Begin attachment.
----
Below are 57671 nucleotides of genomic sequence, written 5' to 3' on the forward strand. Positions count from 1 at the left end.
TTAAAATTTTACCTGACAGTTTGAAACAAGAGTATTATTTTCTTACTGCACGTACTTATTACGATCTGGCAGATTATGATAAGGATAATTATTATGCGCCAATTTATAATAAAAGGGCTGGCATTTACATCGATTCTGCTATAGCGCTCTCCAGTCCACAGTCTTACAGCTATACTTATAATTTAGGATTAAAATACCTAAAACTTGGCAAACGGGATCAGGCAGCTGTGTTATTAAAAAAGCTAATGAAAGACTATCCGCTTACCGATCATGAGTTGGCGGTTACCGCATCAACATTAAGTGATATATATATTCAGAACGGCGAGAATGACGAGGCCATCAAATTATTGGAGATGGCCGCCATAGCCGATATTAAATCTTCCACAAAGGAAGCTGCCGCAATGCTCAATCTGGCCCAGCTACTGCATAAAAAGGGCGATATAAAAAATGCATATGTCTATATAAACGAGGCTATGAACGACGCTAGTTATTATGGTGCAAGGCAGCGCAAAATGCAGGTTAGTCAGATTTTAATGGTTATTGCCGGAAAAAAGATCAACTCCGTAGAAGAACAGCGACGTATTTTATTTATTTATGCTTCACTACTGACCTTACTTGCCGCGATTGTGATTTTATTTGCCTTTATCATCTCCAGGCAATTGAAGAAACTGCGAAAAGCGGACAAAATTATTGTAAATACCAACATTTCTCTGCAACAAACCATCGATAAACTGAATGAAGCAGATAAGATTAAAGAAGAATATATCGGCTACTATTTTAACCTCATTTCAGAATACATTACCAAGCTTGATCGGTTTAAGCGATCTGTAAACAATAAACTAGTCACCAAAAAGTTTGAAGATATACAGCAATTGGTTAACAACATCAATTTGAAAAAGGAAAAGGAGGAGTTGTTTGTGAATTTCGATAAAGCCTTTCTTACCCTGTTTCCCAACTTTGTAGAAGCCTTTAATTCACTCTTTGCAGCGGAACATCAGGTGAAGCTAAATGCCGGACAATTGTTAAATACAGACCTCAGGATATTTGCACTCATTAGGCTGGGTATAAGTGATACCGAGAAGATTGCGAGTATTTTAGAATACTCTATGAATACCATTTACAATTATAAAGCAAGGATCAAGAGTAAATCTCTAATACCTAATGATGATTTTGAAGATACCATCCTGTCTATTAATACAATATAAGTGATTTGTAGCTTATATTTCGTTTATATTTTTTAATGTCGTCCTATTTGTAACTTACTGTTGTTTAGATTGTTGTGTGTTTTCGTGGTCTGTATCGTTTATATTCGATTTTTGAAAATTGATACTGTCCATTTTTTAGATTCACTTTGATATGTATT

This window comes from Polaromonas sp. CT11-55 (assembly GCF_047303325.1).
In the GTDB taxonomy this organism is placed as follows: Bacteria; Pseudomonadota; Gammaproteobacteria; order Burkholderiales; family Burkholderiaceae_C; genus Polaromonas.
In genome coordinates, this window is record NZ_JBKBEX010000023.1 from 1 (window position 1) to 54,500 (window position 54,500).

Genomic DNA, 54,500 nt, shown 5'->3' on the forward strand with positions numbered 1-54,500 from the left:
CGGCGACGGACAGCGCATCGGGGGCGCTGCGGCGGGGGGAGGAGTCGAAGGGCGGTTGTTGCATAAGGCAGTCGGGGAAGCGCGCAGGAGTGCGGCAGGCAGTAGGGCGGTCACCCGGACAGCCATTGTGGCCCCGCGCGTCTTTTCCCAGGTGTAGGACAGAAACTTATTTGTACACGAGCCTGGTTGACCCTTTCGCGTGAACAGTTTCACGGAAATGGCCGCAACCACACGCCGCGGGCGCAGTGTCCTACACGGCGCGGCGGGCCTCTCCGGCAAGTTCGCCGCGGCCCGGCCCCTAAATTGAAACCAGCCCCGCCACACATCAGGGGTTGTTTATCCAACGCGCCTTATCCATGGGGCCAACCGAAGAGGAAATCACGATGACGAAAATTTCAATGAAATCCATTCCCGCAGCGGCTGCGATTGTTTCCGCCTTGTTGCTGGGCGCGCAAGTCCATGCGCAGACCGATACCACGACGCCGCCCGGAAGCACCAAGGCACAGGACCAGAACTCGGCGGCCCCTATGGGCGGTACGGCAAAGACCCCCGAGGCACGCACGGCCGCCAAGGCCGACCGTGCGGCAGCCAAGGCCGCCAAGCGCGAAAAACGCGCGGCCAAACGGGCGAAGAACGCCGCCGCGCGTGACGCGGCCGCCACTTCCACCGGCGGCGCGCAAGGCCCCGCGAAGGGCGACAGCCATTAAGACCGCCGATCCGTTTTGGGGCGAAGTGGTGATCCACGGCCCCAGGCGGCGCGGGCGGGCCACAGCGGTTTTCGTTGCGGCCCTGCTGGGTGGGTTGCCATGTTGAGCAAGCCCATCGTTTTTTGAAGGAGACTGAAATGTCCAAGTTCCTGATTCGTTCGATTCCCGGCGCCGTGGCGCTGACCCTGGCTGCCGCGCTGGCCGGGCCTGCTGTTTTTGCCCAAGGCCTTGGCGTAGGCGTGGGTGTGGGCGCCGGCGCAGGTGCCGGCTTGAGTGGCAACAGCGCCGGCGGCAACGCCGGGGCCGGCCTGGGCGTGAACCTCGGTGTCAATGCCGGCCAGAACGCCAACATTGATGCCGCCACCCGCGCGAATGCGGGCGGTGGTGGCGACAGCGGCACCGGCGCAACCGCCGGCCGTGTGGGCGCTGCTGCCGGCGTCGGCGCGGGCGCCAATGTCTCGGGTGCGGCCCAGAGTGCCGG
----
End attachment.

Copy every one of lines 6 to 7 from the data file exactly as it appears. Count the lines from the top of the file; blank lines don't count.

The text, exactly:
Genomic DNA, 54,500 nt, shown 5'->3' on the forward strand with positions numbered 1-54,500 from the left:
CGGCGACGGACAGCGCATCGGGGGCGCTGCGGCGGGGGGAGGAGTCGAAGGGCGGTTGTTGCATAAGGCAGTCGGGGAAGCGCGCAGGAGTGCGGCAGGCAGTAGGGCGGTCACCCGGACAGCCATTGTGGCCCCGCGCGTCTTTTCCCAGGTGTAGGACAGAAACTTATTTGTACACGAGCCTGGTTGACCCTTTCGCGTGAACAGTTTCACGGAAATGGCCGCAACCACACGCCGCGGGCGCAGTGTCCTACACGGCGCGGCGGGCCTCTCCGGCAAGTTCGCCGCGGCCCGGCCCCTAAATTGAAACCAGCCCCGCCACACATCAGGGGTTGTTTATCCAACGCGCCTTATCCATGGGGCCAACCGAAGAGGAAATCACGATGACGAAAATTTCAATGAAATCCATTCCCGCAGCGGCTGCGATTGTTTCCGCCTTGTTGCTGGGCGCGCAAGTCCATGCGCAGACCGATACCACGACGCCGCCCGGAAGCACCAAGGCACAGGACCAGAACTCGGCGGCCCCTATGGGCGGTACGGCAAAGACCCCCGAGGCACGCACGGCCGCCAAGGCCGACCGTGCGGCAGCCAAGGCCGCCAAGCGCGAAAAACGCGCGGCCAAACGGGCGAAGAACGCCGCCGCGCGTGACGCGGCCGCCACTTCCACCGGCGGCGCGCAAGGCCCCGCGAAGGGCGACAGCCATTAAGACCGCCGATCCGTTTTGGGGCGAAGTGGTGATCCACGGCCCCAGGCGGCGCGGGCGGGCCACAGCGGTTTTCGTTGCGGCCCTGCTGGGTGGGTTGCCATGTTGAGCAAGCCCATCGTTTTTTGAAGGAGACTGAAATGTCCAAGTTCCTGATTCGTTCGATTCCCGGCGCCGTGGCGCTGACCCTGGCTGCCGCGCTGGCCGGGCCTGCTGTTTTTGCCCAAGGCCTTGGCGTAGGCGTGGGTGTGGGCGCCGGCGCAGGTGCCGGCTTGAGTGGCAACAGCGCCGGCGGCAACGCCGGGGCCGGCCTGGGCGTGAACCTCGGTGTCAATGCCGGCCAGAACGCCAACATTGATGCCGCCACCCGCGCGAATGCGGGCGGTGGTGGCGACAGCGGCACCGGCGCAACCGCCGGCCGTGTGGGCGCTGCTGCCGGCGTCGGCGCGGGCGCCAATGTCTCGGGTGCGGCCCAGAGTGCCGG